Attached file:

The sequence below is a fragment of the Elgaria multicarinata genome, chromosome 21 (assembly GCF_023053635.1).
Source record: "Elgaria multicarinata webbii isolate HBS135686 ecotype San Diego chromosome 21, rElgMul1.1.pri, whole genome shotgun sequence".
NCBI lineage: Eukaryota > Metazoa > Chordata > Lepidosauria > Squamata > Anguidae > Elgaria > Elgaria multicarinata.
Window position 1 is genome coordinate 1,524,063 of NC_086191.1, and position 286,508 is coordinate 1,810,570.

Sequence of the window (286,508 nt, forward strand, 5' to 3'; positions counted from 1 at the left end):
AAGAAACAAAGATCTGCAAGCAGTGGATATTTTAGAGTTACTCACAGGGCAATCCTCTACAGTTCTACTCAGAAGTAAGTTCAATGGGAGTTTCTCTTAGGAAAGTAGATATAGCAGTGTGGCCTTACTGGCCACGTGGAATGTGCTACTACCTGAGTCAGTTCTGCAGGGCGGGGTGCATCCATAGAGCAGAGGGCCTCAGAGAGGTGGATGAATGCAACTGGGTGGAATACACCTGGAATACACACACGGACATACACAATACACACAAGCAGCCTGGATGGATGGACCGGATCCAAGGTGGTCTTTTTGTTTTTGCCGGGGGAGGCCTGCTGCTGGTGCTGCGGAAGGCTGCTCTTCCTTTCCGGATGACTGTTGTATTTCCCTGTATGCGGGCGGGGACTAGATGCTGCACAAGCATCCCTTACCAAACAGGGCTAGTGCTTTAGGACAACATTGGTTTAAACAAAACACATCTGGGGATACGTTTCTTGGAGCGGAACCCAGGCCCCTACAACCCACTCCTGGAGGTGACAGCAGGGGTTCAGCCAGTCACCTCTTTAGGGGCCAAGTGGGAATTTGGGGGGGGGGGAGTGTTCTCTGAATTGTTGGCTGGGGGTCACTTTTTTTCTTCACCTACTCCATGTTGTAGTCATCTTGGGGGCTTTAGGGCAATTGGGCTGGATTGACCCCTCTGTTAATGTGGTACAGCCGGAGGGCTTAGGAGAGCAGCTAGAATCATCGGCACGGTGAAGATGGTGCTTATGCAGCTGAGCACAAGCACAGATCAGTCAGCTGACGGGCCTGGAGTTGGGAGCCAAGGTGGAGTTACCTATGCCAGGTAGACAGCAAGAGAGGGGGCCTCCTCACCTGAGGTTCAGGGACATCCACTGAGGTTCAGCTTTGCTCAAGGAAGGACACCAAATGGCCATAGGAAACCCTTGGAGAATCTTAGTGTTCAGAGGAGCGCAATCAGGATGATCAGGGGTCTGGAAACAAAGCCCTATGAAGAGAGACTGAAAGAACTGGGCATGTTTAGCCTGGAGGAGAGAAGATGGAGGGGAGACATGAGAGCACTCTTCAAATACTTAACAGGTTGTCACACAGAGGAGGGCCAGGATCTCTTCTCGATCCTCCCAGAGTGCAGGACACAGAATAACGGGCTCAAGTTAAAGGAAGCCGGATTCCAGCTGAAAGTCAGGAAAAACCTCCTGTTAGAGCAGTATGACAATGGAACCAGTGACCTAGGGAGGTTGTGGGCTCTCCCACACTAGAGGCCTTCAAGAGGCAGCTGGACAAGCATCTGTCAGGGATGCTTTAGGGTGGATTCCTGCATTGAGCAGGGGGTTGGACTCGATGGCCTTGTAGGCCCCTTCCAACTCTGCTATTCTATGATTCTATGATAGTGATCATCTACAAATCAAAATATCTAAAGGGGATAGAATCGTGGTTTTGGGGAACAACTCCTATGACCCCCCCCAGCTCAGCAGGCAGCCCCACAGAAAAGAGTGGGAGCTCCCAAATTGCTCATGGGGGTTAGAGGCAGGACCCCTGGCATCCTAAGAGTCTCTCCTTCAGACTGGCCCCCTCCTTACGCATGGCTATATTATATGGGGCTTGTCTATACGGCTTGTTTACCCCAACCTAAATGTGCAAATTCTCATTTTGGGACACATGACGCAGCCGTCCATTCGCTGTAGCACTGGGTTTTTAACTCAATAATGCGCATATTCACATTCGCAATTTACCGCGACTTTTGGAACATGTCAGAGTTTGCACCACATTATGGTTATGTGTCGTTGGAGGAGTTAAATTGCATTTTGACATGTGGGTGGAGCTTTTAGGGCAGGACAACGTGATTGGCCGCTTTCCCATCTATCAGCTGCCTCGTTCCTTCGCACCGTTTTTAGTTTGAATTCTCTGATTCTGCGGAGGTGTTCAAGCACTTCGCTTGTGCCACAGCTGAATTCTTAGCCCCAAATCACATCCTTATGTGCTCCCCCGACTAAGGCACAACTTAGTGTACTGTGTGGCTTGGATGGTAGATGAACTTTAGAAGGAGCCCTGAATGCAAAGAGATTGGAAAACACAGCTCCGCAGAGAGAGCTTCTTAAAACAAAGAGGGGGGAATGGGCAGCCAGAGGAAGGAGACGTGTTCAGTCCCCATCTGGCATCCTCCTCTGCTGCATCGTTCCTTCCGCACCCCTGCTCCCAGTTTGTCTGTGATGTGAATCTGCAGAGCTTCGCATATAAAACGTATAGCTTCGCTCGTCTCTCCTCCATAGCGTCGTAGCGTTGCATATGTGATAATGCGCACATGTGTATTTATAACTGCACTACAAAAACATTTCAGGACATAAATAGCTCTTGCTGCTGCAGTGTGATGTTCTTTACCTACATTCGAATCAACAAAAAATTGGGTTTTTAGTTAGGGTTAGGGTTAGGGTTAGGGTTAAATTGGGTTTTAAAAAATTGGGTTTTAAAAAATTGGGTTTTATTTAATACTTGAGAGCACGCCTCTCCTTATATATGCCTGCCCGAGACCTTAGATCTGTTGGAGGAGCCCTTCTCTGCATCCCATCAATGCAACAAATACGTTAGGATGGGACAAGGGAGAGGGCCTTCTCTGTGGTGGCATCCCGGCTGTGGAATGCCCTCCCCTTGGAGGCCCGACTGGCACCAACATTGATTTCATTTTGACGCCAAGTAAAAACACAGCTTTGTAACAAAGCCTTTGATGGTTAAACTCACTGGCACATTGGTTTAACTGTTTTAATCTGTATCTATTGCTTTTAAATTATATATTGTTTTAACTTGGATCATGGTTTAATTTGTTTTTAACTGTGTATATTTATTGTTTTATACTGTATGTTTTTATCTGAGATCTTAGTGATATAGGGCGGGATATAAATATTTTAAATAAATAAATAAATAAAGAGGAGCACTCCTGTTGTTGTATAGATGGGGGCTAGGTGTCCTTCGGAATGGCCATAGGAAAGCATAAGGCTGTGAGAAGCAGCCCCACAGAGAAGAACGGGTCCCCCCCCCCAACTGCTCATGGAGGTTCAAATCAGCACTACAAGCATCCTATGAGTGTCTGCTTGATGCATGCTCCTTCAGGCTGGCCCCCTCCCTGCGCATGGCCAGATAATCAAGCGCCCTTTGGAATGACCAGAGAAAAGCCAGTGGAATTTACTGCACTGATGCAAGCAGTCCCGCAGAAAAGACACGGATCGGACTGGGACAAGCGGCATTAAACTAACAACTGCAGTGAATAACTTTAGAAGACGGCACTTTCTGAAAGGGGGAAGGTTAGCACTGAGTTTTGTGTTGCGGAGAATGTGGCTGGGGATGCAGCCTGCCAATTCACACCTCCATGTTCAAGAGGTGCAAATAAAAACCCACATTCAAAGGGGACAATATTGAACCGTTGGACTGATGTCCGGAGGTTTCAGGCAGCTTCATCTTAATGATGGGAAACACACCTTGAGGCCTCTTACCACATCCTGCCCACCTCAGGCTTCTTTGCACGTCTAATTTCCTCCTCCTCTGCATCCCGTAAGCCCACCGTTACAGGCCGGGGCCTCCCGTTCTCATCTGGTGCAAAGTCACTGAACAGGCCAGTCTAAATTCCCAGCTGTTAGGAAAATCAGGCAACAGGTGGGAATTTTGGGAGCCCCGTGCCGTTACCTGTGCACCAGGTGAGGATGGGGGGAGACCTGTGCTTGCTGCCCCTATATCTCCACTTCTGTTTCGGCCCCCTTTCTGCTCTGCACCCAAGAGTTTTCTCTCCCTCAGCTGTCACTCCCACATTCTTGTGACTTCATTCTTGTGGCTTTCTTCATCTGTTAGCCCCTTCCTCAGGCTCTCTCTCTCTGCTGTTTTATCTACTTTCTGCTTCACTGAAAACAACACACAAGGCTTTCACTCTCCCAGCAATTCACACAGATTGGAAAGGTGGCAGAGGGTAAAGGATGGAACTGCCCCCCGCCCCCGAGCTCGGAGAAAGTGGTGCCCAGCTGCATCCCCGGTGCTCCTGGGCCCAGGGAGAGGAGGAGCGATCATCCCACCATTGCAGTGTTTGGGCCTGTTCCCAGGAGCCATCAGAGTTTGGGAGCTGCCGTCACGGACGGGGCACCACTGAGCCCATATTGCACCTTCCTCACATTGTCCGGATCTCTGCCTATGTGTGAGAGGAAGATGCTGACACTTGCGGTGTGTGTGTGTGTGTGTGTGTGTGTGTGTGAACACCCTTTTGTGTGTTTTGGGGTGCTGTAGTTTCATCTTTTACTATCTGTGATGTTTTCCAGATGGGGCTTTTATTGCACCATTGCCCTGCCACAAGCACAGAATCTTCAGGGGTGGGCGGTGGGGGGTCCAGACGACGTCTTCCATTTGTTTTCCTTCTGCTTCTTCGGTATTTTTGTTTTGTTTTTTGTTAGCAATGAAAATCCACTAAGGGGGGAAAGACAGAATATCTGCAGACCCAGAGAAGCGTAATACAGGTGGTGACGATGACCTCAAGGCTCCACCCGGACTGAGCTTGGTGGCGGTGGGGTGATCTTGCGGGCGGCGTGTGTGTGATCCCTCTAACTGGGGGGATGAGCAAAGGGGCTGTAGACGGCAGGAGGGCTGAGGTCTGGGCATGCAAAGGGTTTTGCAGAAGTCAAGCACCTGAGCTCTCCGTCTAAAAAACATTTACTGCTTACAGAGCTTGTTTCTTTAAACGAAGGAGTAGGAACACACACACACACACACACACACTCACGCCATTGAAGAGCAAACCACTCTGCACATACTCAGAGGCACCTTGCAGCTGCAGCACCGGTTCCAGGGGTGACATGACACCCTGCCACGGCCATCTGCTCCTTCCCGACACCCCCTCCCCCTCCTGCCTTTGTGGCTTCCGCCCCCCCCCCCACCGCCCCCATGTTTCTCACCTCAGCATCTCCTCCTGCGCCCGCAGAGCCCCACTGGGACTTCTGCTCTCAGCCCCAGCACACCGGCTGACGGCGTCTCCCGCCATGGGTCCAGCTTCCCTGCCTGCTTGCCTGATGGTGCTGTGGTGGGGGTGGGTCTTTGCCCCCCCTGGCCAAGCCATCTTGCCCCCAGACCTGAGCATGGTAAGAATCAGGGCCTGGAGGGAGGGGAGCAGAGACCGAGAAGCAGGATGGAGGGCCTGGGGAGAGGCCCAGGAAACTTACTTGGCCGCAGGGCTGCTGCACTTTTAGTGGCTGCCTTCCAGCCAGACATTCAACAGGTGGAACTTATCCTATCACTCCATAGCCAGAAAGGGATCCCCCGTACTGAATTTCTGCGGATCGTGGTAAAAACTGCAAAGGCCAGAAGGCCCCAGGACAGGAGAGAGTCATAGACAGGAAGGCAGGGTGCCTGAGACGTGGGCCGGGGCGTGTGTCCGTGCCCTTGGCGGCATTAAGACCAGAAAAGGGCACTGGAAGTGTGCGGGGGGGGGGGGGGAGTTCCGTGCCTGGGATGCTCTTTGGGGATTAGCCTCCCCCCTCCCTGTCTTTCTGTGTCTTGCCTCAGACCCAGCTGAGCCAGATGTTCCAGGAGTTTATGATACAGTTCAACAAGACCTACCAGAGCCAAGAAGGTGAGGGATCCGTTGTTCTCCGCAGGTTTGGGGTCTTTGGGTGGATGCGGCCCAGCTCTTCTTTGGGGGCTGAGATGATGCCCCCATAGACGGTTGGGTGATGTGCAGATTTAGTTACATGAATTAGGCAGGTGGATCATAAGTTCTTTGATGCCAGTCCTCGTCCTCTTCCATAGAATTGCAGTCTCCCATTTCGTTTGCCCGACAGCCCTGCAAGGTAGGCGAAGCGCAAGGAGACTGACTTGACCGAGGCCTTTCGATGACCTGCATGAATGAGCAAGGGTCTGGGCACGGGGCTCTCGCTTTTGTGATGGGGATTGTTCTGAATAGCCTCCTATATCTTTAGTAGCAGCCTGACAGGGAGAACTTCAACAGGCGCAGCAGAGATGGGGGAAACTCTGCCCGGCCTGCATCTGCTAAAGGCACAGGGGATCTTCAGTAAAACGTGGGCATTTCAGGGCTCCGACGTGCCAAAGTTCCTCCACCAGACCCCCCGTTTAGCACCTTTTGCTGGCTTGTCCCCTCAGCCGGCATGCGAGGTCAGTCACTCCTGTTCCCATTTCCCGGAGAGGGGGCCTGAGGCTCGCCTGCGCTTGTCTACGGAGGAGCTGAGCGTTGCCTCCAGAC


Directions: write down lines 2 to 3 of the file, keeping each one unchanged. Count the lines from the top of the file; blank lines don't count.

Source record: "Elgaria multicarinata webbii isolate HBS135686 ecotype San Diego chromosome 21, rElgMul1.1.pri, whole genome shotgun sequence".
NCBI lineage: Eukaryota > Metazoa > Chordata > Lepidosauria > Squamata > Anguidae > Elgaria > Elgaria multicarinata.